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Rabbi vaccinated at clinic under investigation says he asked if shot was legal

Hershel Schachter, a leading Modern Orthodox rabbi who received a COVID-19 vaccine Thursday at a clinic now under investigation for improperly administering the vaccine, said he was led to believe that the vaccination was above board.

Schachter and Rabbi Mordechai Willig, both head teachers at Yeshiva University and major authorities on Jewish law, were photographed getting the vaccine through ParCare Community Health Network, a network of clinics serving Orthodox communities in and around New York City. State health officials say ParCare gave the vaccine to members of the public before that was allowed and may have obtained the vaccines “fraudulently.”

ParCare is owned by a Hasidic man, and the company serves a number of Hasidic communities in Brooklyn and upstate New York. Throughout the pandemic, those Orthodox neighborhoods — such as Williamsburg, Borough Park and the village of Kiryas Joel — have drawn attention for having many people not wear masks and for holding large events such as weddings in violation of state rules.

Schachter said he and Willig were photographed receiving the shot in order to inspire confidence in it. Some Jewish communities are wary of vaccines, and low vaccination rates have led to measles outbreaks. Schachter had also said on a podcast that jumping the queue to obtain a vaccine was not permitted under Jewish law.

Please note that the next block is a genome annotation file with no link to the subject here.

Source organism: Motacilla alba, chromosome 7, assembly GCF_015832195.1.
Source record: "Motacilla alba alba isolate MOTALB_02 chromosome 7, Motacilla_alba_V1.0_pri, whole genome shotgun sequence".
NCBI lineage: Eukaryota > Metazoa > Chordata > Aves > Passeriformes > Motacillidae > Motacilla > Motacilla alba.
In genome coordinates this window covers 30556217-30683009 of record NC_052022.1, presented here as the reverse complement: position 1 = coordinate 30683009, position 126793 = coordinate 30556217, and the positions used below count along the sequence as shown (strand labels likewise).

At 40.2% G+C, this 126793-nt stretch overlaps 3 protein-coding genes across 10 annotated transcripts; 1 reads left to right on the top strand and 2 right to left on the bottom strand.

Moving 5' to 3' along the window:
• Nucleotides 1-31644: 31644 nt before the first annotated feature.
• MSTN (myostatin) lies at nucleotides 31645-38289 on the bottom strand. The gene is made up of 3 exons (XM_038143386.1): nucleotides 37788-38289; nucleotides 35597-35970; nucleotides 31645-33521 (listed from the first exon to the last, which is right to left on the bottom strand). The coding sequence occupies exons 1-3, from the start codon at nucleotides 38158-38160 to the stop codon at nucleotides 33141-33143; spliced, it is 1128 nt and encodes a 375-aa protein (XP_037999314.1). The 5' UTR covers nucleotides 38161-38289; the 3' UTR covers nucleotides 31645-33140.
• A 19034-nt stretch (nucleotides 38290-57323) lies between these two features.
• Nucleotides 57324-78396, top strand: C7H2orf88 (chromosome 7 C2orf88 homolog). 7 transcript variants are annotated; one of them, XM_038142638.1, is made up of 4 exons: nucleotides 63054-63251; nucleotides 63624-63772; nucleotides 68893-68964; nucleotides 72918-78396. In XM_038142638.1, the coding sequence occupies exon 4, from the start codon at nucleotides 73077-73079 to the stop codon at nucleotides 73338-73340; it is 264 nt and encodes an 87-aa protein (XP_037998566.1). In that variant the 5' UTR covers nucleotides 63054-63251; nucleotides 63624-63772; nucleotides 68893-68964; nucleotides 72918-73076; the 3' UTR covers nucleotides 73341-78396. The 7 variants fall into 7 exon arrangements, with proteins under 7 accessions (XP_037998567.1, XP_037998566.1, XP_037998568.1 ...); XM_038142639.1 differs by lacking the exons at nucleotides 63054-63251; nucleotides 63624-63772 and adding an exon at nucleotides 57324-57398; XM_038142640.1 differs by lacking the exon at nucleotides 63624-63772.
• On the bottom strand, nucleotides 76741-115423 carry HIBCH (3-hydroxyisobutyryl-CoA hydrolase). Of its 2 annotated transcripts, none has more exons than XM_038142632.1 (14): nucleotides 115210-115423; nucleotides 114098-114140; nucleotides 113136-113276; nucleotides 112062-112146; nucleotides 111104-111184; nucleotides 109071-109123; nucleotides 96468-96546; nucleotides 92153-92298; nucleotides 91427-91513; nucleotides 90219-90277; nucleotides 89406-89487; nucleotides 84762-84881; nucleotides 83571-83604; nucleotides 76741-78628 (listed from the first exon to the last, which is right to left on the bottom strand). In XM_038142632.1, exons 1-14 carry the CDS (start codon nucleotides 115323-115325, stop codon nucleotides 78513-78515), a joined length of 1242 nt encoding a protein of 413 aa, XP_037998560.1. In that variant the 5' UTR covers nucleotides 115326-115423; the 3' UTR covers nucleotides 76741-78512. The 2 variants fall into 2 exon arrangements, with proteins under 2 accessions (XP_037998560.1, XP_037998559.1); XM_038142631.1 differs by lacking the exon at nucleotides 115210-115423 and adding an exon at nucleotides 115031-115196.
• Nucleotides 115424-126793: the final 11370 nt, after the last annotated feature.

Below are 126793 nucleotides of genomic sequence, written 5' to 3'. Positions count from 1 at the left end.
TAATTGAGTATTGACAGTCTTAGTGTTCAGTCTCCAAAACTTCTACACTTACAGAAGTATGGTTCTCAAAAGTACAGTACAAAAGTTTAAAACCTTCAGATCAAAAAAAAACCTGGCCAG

Yet the fact that health care workers and nursing home residents and staff are the first to receive the vaccines has been widely publicized. In New York State, only frontline health care workers and nursing home residents and staff are receiving the vaccines, and vaccinations are taking place at hospitals and nursing homes.

Before an online Torah lesson Sunday night, Schachter said he and Willig had both asked whether the vaccines they had been offered were legal and legitimate and that they hoped to encourage others to be vaccinated by publicizing their own vaccinations.

“We were led to believe that it was,” he said. He added, “If either of us would have been told that this was inappropriate, that it wasn’t legitimate, we would not have done that.”

Schachter, already a sought-after authority on matters of Jewish law for decades, became an outspoken leader urging compliance with pandemic guidelines early on in the crisis. He issued dozens of written Jewish legal opinions throughout the spring and summer, addressing a range of questions involving Jewish ritual and social distancing and has frequently encouraged mask wearing.

“You all realize that I feel it is very important we should all take this vaccine,” he said Sunday.

BoroPark24, a Yiddish news service, reported on Dec. 21 that ParCare had obtained 3,500 doses of the vaccine produced by Moderna and would vaccinate 500 people that day. ParCare’s CEO, a Hasidic businessman named Gary Schlesinger, told BoroPark24 that ParCare had gotten permission to vaccinate patients and that only people over 60 or with underlying conditions would be eligible at first. The next day, Schlesinger retweeted a picture of himself receiving the vaccine.

On Saturday, New York State Health Commissioner Howard Zucker said on Saturday that state police would investigate ParCare and people associated with it. Schlesinger deleted the photograph of his own vaccination sometime after that.

“We take this very seriously and DOH will be assisting State Police in a criminal investigation into this matter,” Zucker said in his statement. “Anyone found to have knowingly participated in this scheme will be held accountable to the fullest extent of the law.”


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